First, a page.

The rise of Facebook gaming has only benefited Habbo
, he suggests -- because people become accustomed to playing socially with one another, but the synchronicity of the Habbo
world is a very compelling next step after the asynchronicity of most Facebook game situations.
"We see that as a huge opportunity for us, now that everyone is getting used to playing social games," he suggests. "The fact that you can find them on Facebook really only helps us -- moms are getting used to playing these games and also paying for them. It's much easier for our teens to go to their moms and say, 'hey, I'm playing Habbo
and would love to spend 10 bucks to build this game,' and the mom would most likely now understand why the teenager was asking for the money and what the game is."
"And the fact that tweens and even kids are getting mobile phones so early, that also helps -- you know, they know how to use the internet, they know how to use the games earlier and earlier," Huuhtanen adds.
Now the company is looking more closely at the mobile space -- for the second time. Habbo
launched mobile companion apps back in 2006 and 2007, but it proved to be too soon: "It was impossible to have your game on even 20 percent of the different available handsets," Huuhtanen reflects. "There were too many OSes and so on. But now that you have really Apple and Android, it's so much easier for us to address the mobile market."
"We're going to first tackle iOS," he adds. "We're -- knocking on wood -- hoping it happens this year, so that's under development and we will go from there. We have done a prototype of Habbo
for tablets -- it's for the Android platform -- but it's not ready to be put out there. Then again, for our tween and teen users, there's no penetration for tablets, not enough for us to put it out there yet. But we're experimenting and developing it."
But iOS mobile phones remain a "growth area" for the company, Huuhtanen says. "Now that we've seen how well the user-customized games work for our users, that's an area we're going to be developing further, and introducing new elements and features."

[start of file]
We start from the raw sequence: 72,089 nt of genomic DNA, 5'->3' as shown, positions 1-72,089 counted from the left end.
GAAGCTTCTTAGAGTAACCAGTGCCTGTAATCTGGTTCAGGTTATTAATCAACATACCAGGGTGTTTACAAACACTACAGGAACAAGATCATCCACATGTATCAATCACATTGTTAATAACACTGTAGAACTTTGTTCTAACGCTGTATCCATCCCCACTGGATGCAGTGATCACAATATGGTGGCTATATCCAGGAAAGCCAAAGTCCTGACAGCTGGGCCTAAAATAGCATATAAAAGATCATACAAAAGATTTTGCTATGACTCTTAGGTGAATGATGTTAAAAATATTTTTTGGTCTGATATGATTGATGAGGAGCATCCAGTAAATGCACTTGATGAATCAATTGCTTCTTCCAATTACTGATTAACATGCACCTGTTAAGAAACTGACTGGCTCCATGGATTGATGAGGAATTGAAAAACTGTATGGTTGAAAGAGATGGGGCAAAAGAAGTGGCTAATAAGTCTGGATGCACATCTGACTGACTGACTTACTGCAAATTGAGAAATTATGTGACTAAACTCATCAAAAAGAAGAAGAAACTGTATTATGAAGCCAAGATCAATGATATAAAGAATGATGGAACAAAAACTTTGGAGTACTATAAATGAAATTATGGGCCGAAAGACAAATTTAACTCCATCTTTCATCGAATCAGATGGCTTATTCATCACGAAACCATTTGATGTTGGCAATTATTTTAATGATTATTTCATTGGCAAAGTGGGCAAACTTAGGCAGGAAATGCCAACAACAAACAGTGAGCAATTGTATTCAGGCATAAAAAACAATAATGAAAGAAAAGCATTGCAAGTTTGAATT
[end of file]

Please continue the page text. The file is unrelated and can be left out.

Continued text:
Plus, although the game is available in 11 languages and in more than 150 countries, there are still unexplored international markets for the company that present opportunity: "We still have big markets in Europe that we are not targeting, like Poland and Turkey -- which are big gaming markets," says Huuhtanen.
So not only is further geographic expansion a priority, "I think we're getting better and better at understanding our users and doing the research on top of that," he adds of the company's plans for continued growth. And without even heavily leveraging the Facebook platform, the company's Facebook app sees close to 3 million monthly active uniques. And it plans to do more with the space over the next two months.
"We're definitely going to grow once we introduce all the features that we're used to seeing on the platform," adds Huuhtanen.
"It helps us develop the features our users want. It's going to be a combination of many things, and I don't think there's a silver bullet -- for us or for any of the companies. But we're confident that this year will hopefully go as last year went."